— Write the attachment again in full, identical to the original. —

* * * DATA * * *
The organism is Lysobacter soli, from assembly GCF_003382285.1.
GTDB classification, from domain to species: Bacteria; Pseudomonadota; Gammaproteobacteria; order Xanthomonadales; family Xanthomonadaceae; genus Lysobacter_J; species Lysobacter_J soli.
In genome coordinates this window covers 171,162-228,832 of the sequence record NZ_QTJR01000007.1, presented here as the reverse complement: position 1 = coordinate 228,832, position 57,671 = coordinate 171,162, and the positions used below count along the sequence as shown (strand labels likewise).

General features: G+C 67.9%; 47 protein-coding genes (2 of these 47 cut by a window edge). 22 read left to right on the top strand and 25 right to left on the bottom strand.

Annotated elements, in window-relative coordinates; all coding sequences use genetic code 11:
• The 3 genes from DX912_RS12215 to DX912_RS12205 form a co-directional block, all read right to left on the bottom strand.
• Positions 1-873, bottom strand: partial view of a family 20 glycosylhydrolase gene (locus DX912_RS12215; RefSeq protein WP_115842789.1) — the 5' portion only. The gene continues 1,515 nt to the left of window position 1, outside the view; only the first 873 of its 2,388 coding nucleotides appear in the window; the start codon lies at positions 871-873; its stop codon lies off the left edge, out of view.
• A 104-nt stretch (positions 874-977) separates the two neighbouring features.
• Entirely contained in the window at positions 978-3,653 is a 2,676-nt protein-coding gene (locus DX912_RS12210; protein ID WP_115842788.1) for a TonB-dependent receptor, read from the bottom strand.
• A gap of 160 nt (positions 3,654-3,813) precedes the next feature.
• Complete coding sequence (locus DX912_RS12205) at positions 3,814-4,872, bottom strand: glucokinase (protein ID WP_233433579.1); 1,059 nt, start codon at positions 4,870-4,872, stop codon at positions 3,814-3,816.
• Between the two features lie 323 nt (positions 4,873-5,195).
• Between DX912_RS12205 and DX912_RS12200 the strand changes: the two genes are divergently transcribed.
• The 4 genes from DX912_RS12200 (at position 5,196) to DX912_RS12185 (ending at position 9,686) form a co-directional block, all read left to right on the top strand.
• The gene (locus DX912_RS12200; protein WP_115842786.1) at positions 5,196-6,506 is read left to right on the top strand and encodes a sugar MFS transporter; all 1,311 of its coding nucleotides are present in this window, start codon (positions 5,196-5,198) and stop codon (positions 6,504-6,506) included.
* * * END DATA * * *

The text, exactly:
The organism is Lysobacter soli, from assembly GCF_003382285.1.
GTDB classification, from domain to species: Bacteria; Pseudomonadota; Gammaproteobacteria; order Xanthomonadales; family Xanthomonadaceae; genus Lysobacter_J; species Lysobacter_J soli.
In genome coordinates this window covers 171,162-228,832 of the sequence record NZ_QTJR01000007.1, presented here as the reverse complement: position 1 = coordinate 228,832, position 57,671 = coordinate 171,162, and the positions used below count along the sequence as shown (strand labels likewise).

General features: G+C 67.9%; 47 protein-coding genes (2 of these 47 cut by a window edge). 22 read left to right on the top strand and 25 right to left on the bottom strand.

Annotated elements, in window-relative coordinates; all coding sequences use genetic code 11:
• The 3 genes from DX912_RS12215 to DX912_RS12205 form a co-directional block, all read right to left on the bottom strand.
• Positions 1-873, bottom strand: partial view of a family 20 glycosylhydrolase gene (locus DX912_RS12215; RefSeq protein WP_115842789.1) — the 5' portion only. The gene continues 1,515 nt to the left of window position 1, outside the view; only the first 873 of its 2,388 coding nucleotides appear in the window; the start codon lies at positions 871-873; its stop codon lies off the left edge, out of view.
• A 104-nt stretch (positions 874-977) separates the two neighbouring features.
• Entirely contained in the window at positions 978-3,653 is a 2,676-nt protein-coding gene (locus DX912_RS12210; protein ID WP_115842788.1) for a TonB-dependent receptor, read from the bottom strand.
• A gap of 160 nt (positions 3,654-3,813) precedes the next feature.
• Complete coding sequence (locus DX912_RS12205) at positions 3,814-4,872, bottom strand: glucokinase (protein ID WP_233433579.1); 1,059 nt, start codon at positions 4,870-4,872, stop codon at positions 3,814-3,816.
• Between the two features lie 323 nt (positions 4,873-5,195).
• Between DX912_RS12205 and DX912_RS12200 the strand changes: the two genes are divergently transcribed.
• The 4 genes from DX912_RS12200 (at position 5,196) to DX912_RS12185 (ending at position 9,686) form a co-directional block, all read left to right on the top strand.
• The gene (locus DX912_RS12200; protein WP_115842786.1) at positions 5,196-6,506 is read left to right on the top strand and encodes a sugar MFS transporter; all 1,311 of its coding nucleotides are present in this window, start codon (positions 5,196-5,198) and stop codon (positions 6,504-6,506) included.